Be that as it may, the Duster Oroch doesn’t feature a ladder-frame chassis or a forced-fed engine with low-end torque. Renault has developed it with cost-sensitive customers in mind, which is why the most Spartan configuration is available to order from 82,490 reais or $15,360 at current exchange rates. The mid-sized Ranger in XL trim with the Single Cab, by comparison, kicks off at 154,090 reais or roughly $28,690 in the Brazilian market.
The biggest problem of the Duster Oroch, however, is the antiquated styling based on the previous generation of the Duster crossover. Fret not, however, because 2022 is when the dual-cab compact pickup truck will receive a redesign according to reports from Brazil and South Africa.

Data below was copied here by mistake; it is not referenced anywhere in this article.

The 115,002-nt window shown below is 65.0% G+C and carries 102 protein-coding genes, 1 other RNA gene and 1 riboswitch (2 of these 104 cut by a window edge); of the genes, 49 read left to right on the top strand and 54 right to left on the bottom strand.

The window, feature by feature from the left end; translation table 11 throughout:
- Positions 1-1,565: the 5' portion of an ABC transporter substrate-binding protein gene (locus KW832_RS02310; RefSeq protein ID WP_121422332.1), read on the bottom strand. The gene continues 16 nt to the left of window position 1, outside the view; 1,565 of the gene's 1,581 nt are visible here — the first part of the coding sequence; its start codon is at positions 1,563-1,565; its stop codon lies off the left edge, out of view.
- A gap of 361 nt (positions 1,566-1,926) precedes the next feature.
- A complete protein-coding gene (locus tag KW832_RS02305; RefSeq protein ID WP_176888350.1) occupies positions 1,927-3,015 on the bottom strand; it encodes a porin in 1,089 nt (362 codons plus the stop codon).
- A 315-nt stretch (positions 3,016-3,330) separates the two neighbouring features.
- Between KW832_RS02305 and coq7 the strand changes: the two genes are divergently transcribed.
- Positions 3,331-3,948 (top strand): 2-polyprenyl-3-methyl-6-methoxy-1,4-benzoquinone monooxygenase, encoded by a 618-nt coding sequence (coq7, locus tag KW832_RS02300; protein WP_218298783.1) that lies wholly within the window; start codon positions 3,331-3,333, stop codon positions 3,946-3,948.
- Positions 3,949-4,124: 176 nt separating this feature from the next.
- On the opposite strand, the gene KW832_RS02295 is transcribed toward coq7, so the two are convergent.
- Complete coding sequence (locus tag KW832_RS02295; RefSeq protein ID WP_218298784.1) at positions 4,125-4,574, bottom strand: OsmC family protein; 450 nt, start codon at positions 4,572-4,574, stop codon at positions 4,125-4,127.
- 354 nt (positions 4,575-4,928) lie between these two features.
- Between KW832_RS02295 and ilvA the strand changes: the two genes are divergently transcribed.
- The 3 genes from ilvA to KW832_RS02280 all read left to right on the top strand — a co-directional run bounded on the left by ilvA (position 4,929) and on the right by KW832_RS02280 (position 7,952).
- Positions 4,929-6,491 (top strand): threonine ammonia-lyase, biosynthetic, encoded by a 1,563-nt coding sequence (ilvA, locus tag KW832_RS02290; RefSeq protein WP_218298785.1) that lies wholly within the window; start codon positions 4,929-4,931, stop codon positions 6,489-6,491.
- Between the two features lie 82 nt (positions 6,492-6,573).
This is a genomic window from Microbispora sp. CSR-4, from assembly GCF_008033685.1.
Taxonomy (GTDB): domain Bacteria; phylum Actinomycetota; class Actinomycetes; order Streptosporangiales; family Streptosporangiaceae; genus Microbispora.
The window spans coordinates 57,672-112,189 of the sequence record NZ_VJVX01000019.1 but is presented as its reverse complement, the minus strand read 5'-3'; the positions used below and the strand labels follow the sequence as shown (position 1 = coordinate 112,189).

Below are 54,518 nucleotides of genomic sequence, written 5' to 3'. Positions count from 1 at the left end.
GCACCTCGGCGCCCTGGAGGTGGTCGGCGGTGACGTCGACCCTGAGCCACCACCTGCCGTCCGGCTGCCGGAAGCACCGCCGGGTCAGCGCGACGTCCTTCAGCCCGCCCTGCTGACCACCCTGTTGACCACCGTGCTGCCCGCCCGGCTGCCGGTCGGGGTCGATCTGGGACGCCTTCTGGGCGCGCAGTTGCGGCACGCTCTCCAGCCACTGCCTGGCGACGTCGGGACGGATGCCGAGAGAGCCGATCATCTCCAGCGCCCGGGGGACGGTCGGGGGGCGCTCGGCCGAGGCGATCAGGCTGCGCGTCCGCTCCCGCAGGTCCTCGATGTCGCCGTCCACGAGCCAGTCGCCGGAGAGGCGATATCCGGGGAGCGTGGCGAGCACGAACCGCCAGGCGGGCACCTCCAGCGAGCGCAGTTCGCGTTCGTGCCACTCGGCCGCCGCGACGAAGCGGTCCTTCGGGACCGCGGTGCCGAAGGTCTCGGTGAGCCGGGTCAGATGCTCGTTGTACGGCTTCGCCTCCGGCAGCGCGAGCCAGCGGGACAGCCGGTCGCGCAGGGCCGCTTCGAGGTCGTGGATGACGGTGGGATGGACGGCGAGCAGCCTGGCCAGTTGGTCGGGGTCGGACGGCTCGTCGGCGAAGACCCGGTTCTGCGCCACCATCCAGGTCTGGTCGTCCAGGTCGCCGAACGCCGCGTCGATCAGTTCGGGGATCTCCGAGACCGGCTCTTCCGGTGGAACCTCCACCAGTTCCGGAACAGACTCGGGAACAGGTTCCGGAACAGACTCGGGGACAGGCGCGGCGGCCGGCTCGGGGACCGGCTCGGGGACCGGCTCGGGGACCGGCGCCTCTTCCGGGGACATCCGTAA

Imagined with the headlamps and taillamps of the Duster by pixel artist Kleber Silva, the upcoming refresh should receive a better interior as well. Some things, however, aren’t likely to change. Of course, I’m referring to the 1.6- and 2.0-liter engines with flex-fuel capability because Brazil is the world’s second-largest producer of ethanol fuel after the United States of America.
Don’t expect to get the Nissan Xtronic continuously variable transmission from the Duster, though, because a CVT and pickup trucks don’t mix. A five-speed manual for the 1.6 and a six-speed stick shift for the larger engine should do the trick, along with a torque-converter automatic as an option.
Dacia, the Romanian automaker responsible for the Duster on behalf of Groupe Renault, doesn’t offer a pickup truck per se. A coachbuilder by the name of Romturingia converts the crossover into a single cab with a 1.65-meter (5.4-foot) bed for Dacia. The Duster Pick-Up as it’s called features a turbo diesel as standard and a starting price of 22,546 euros or $27,165.